Kathy Bates’ Secret Struggle

Actress Kathy Bates reveals why she hid her battle with ovarian cancer—and how the disease turned out to be the best thing that ever happened.   

Deborah Pike Olsen
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While it’s hard enough to battle cancer with the support of everyone you know, it’s even more difficult when you’re a Hollywood star and have to keep your diagnosis a secret. “I was advised to [do so],” says Academy Award-winning actress Kathy Bates, 64, who fought ovarian cancer in 2003 and managed to keep it under wraps until 2009.

“I was contracted to go into a movie [Little Black Book] at that time…I was very quiet about it and had to go back to work right away.” The actress, who is known for her roles in the TV series Harry’s Law, as well as the films Fried Green Tomatoes, Titanic and Misery, eventually decided to go public because she wanted to help others. “I’ve decided to share my story…because early detection is the key in this kind of cancer,” she has said. “Paying attention to certain symptoms…saved my life.”

Kathy was in a hotel room in Berlin when she first noticed worrisome symptoms. “I didn’t feel nauseous, but I…spit up like a baby,” she said in a public service announcement for the Ovarian Cancer National Alliance. “I was really surprised. It was out of nowhere, and I thought, Something is wrong.”

She also had trouble eating, and she experienced vaginal bleeding. “I tried to use a tampon, but it was very difficult to get it into my body,” she recalls. “[In retrospect], I think that’s because the tumor was there. I turned on a dime, got on a plane and came home.” Kathy’s gynecologist ran tests, and she said, “Oh, I can’t find your ovary,” recalls Kathy. “And then she said, ‘Oh, I see a mass here.’ ”

“I think I started to shake from that moment on,” Kathy recalls. “I kept thinking how lucky I was that I was able to get there so fast and have the answers so fast. I kept thinking how frustrating it is when you can’t have the answers so quickly and you have to wait and wait.” Within two days, Kathy had surgery. She started chemotherapy immediately and underwent nine treatments. “I was very lucky…because my body held up well under all that chemo,” she recalls.

Yet it was difficult for her to get the right emotional support. “Nobody else really knows what you’re going through except another cancer patient,” she has said. “And even though your family is supportive and surrounds you, I got to the point where I would go to chemo by myself. I guess it’s something I felt I had to face on my own.”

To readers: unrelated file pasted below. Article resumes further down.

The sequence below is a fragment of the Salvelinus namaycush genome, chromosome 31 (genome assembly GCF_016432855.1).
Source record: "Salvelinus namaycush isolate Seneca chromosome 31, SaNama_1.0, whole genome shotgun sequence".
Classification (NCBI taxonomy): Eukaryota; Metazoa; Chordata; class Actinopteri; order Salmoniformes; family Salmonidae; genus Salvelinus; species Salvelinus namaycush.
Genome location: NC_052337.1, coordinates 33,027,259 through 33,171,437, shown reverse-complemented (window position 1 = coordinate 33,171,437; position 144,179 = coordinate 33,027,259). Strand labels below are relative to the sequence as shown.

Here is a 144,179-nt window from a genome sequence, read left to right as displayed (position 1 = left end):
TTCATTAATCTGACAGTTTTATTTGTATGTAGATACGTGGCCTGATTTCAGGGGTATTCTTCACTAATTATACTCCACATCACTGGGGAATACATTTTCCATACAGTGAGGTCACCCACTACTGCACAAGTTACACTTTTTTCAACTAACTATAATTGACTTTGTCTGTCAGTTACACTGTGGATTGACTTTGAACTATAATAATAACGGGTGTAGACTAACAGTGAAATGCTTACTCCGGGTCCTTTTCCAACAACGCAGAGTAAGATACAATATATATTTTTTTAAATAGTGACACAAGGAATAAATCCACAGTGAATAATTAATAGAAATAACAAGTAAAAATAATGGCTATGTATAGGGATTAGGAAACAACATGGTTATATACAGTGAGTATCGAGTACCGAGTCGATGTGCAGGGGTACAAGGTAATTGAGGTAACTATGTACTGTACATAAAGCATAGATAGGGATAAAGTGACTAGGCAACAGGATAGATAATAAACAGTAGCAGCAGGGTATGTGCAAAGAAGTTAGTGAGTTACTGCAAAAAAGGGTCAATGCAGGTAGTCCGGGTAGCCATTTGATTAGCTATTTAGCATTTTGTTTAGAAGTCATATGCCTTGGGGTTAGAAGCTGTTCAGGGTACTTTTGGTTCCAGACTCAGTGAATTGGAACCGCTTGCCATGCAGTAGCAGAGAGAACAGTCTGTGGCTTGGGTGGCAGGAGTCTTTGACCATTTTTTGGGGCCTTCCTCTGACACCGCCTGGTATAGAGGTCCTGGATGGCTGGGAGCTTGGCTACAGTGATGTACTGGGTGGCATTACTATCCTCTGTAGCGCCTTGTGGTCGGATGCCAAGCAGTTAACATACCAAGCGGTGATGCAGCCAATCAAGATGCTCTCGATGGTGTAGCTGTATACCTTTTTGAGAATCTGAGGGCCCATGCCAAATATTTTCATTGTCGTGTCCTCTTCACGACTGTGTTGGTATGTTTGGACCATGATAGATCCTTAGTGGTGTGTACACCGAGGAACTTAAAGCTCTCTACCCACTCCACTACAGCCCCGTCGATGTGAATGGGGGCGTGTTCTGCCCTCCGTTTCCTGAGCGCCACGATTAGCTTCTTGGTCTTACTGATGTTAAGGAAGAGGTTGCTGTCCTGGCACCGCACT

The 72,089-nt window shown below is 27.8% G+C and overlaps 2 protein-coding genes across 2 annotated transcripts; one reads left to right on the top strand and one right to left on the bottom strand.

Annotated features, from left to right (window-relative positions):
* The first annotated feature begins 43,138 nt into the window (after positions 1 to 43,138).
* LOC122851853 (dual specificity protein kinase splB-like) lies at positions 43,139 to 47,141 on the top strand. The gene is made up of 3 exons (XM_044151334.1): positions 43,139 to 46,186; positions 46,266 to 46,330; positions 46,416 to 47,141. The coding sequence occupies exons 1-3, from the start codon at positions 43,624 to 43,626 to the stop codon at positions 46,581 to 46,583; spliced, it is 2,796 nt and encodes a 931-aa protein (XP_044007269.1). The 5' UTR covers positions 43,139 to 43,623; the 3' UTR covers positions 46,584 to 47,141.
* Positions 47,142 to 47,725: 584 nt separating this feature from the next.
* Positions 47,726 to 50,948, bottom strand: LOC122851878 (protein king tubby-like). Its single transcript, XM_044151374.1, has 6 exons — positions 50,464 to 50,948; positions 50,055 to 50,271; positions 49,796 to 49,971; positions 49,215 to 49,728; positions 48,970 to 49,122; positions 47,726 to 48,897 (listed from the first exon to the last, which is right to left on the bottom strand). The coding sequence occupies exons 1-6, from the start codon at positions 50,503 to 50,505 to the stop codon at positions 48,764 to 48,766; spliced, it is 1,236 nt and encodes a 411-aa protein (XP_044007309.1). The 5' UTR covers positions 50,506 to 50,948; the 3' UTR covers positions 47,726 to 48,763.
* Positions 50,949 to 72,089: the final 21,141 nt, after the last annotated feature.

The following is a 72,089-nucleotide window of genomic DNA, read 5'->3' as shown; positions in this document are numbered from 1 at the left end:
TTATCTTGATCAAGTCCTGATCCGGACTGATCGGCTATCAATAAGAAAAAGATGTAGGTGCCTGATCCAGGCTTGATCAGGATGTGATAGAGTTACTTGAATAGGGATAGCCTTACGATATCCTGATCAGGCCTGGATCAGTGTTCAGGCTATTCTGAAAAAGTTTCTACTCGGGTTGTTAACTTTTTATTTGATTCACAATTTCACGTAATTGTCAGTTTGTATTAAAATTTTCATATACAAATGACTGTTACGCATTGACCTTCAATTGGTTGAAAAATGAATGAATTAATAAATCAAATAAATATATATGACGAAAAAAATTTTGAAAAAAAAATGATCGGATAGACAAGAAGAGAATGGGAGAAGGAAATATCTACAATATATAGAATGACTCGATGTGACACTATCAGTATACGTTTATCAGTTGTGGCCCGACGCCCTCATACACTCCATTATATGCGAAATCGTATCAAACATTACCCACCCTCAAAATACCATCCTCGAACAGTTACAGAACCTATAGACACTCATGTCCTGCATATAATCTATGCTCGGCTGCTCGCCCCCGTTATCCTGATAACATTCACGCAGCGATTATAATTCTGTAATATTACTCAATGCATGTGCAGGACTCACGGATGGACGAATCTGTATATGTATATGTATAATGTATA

While filming Little Black Book, Kathy wore a wig. “That was the easy part,” she recalls. “The hard part was when I didn’t go to work and I had to deal with putting my own makeup on and wearing a wig or tying a scarf on my head.” Now, though, Kathy wishes she’d gone bald. “I remember going to a disco one night with a friend who’d had cancer, and she said, ‘Just take your turban off and come dance.’ ”

A blessing in disguise
In remission for 10 years, Kathy has been busier than ever. She’s appeared in more than a dozen movies since her cancer battle, including Midnight in Paris, A Little Bit of Heaven and Valentine’s Day. She was nominated for an Emmy Award for her role in the NBC drama Harry’s Law; and she’s currently filming The Great Gilly Hopkins and Boychoir, both due out in 2014. In five years, she hopes to be “working at top pace like this,” she has said.

If Kathy experiences a relapse, she won’t be silent about it. “If I had to go through it again, I’d probably be a lot more open,” she has said. “I admire people who have been open like Melissa Etheridge and women I see walking around and facing it without wigs. I would be more courageous next time.”

Looking back, Kathy says her diagnosis was a blessing in disguise. “The whole experience was the best thing that ever happened to me because it…made me focus on what was important to me,” she says. “And I wanted to live and enjoy what life was left to me…I feel grateful to have the opportunity to continue working, to have relationships with friends, to travel, to have a good relationship with my family. All the things that we begin to take for granted in our daily lives.”

3 ways to live longer—and healthier
Kathy has learned the following lessons from her cancer experience:

Pay attention to any unusual symptoms. “We all know ourselves better than anybody else,” she says. “If something is off and you don’t look right or your color isn’t right and if you’re having trouble eating or you’re feeling unusually bloated or your pants don’t fit right, whatever it is…go to the doctor. It’s better to err on the side of caution than be too late to do anything about it.”

Adopt a healthy lifestyle. “I’ve tried to eat better,” Kathy has said. “I try to get more exercise. It’s not always easy…but I do the best I can.” Kathy’s role on Harry’s Law helped her torch calories: “Harry’s Law had a huge set, and I was on my feet walking all day…in the courtroom we [were] always on our feet making closing arguments and cross-examinations,” she has said. “I found it to be a really good workout.”

Keep your weight in check. “Don’t let your weight get out of control,” Kathy has said. “Once that happens, you go on diets and you get on a yo-yo effect with your weight. That’s the one health problem I have fought all my life, and I wish I had been able to get a handle on it when I was younger.” Kathy made a simple diet change: “I cut [sodas] out of my diet. It’s so easy to reach for the caffeine and sugar when you’re at work.”

That’s a good idea, since a study published in the Journal of the American Medical Association found that women who drank just one serving of soda a day gained more weight than those who drank fewer than one a month. They also had a more than 80% increased risk of developing type 2 diabetes.

January 2014